rest of their family members to be saved from the coming destruction.
It may be noted, however, that the ark guaranteed only Noah and his family’s
physical salvation, not their spiritual destiny.
Even in Egypt, the blood of the lamb guaranteed only the Israelites physical
safety and deliverance from Egypt.
They each had to determine their own entry into the Promised Land.
Most perished in the wilderness due to their evil hearts of unbelief. Only two,
Caleb and Joshua, who walked with God wholeheartedly, were given the
right to enter the land.
Noah’s Sacrifice, by Daniel Maclise
Signs of Covenant
“And God said, ‘This is the sign of the covenant I am making between me
and you and every living creature with you, a covenant for all generations to
come: I have set my rainbow in the clouds, and it will be the sign of the
covenant between me and the earth.’” (Genesis 9: 12-13)
After the flood waters dissipated, God made a covenant with Noah and his
sons that He would never again destroy all life with a flood.
God declared the rainbow to be the sign (ot) of the covenant (brit).
Each of God’s covenants carried with them an ot (sign). The ot of God’s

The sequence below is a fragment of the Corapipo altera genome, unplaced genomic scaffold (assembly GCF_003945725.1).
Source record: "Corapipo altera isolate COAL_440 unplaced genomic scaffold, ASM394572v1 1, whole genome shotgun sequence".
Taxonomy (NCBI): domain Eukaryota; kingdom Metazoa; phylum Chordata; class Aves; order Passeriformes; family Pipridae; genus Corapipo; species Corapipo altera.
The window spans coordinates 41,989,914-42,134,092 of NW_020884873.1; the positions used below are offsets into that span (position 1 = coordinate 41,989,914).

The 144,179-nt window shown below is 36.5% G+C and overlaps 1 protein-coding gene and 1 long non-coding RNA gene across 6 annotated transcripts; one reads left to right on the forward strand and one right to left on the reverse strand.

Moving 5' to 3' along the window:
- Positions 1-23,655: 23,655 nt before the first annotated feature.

promises to Abraham was the circumcision of the foreskin of each male on
the eighth day. The ot of the Mosaic covenant was the seventh day Shabbat.
It stands for the promise that we are God’s special people and He is our God.
The New Covenant (Brit Chadashah) also carries an ot – a new heart and a
new spirit, as evidenced by our obedience. Under the New Covenant, the
Torah is not annulled but rather in our hearts and minds to keep God’s
commandments. (Jeremiah 31:31-34)
A “reconstruction” of the Noah’s ark on Mount Ararat, where the ark is
believed to have come to rest as the flood waters dissipated
Finding Rest in Him
In a world where time is money and the clock never stops ticking, some of us
treat rest like an inconvenience.
The name Noach, however, means rest or comfort.
In Scripture, rest isn’t merely an option or suggestion; it’s one of the Ten
Commandments – right up there with “Thou shalt not have any idols or
any other gods…. ”
The One who created our fragile frames of dust knows our need of noach (rest).
Of course we are also commanded to work for six days, but the seventh day
is holy and to be devoted entirely to rest.
For most of us, the rest that is truly needed is not a physical rest, since
many of us don’t engage in back-breaking physical labour; no, the rest that
most of us need is a true rest for our heart and soul.
We are perpetually worried and upset about so many things–a condition that